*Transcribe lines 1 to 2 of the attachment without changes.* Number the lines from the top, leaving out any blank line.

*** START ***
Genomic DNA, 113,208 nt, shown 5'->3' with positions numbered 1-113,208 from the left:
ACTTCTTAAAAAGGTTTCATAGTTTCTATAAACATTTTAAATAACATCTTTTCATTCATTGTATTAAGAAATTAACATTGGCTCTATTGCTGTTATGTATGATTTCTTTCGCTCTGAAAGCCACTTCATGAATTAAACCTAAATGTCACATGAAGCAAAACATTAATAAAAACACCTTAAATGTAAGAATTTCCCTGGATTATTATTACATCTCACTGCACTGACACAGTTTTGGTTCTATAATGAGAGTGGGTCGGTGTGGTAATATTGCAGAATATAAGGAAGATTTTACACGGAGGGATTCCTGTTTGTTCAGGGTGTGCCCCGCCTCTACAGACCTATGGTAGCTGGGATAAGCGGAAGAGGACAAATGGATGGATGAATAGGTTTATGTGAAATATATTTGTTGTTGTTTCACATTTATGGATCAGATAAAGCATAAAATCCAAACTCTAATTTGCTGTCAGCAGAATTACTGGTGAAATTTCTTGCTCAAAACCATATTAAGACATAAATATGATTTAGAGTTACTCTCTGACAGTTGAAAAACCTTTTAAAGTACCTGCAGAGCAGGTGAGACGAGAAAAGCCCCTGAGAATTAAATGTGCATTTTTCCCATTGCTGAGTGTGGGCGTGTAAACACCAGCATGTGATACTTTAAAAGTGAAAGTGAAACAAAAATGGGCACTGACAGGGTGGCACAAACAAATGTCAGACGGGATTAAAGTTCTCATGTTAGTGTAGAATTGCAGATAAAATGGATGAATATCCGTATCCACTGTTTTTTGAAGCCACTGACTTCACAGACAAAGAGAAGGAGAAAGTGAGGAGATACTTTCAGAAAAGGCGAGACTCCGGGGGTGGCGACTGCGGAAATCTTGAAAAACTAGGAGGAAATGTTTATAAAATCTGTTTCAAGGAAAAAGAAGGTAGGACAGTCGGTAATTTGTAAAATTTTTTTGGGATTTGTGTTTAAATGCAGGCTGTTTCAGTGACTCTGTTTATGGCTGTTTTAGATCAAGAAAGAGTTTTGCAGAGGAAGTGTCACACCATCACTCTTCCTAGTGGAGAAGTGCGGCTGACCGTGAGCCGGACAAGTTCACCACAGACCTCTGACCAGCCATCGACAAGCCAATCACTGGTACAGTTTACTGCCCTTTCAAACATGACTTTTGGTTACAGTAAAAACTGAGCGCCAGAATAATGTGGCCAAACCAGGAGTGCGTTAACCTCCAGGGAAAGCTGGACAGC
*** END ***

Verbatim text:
Genomic DNA, 113,208 nt, shown 5'->3' with positions numbered 1-113,208 from the left:
ACTTCTTAAAAAGGTTTCATAGTTTCTATAAACATTTTAAATAACATCTTTTCATTCATTGTATTAAGAAATTAACATTGGCTCTATTGCTGTTATGTATGATTTCTTTCGCTCTGAAAGCCACTTCATGAATTAAACCTAAATGTCACATGAAGCAAAACATTAATAAAAACACCTTAAATGTAAGAATTTCCCTGGATTATTATTACATCTCACTGCACTGACACAGTTTTGGTTCTATAATGAGAGTGGGTCGGTGTGGTAATATTGCAGAATATAAGGAAGATTTTACACGGAGGGATTCCTGTTTGTTCAGGGTGTGCCCCGCCTCTACAGACCTATGGTAGCTGGGATAAGCGGAAGAGGACAAATGGATGGATGAATAGGTTTATGTGAAATATATTTGTTGTTGTTTCACATTTATGGATCAGATAAAGCATAAAATCCAAACTCTAATTTGCTGTCAGCAGAATTACTGGTGAAATTTCTTGCTCAAAACCATATTAAGACATAAATATGATTTAGAGTTACTCTCTGACAGTTGAAAAACCTTTTAAAGTACCTGCAGAGCAGGTGAGACGAGAAAAGCCCCTGAGAATTAAATGTGCATTTTTCCCATTGCTGAGTGTGGGCGTGTAAACACCAGCATGTGATACTTTAAAAGTGAAAGTGAAACAAAAATGGGCACTGACAGGGTGGCACAAACAAATGTCAGACGGGATTAAAGTTCTCATGTTAGTGTAGAATTGCAGATAAAATGGATGAATATCCGTATCCACTGTTTTTTGAAGCCACTGACTTCACAGACAAAGAGAAGGAGAAAGTGAGGAGATACTTTCAGAAAAGGCGAGACTCCGGGGGTGGCGACTGCGGAAATCTTGAAAAACTAGGAGGAAATGTTTATAAAATCTGTTTCAAGGAAAAAGAAGGTAGGACAGTCGGTAATTTGTAAAATTTTTTTGGGATTTGTGTTTAAATGCAGGCTGTTTCAGTGACTCTGTTTATGGCTGTTTTAGATCAAGAAAGAGTTTTGCAGAGGAAGTGTCACACCATCACTCTTCCTAGTGGAGAAGTGCGGCTGACCGTGAGCCGGACAAGTTCACCACAGACCTCTGACCAGCCATCGACAAGCCAATCACTGGTACAGTTTACTGCCCTTTCAAACATGACTTTTGGTTACAGTAAAAACTGAGCGCCAGAATAATGTGGCCAAACCAGGAGTGCGTTAACCTCCAGGGAAAGCTGGACAGC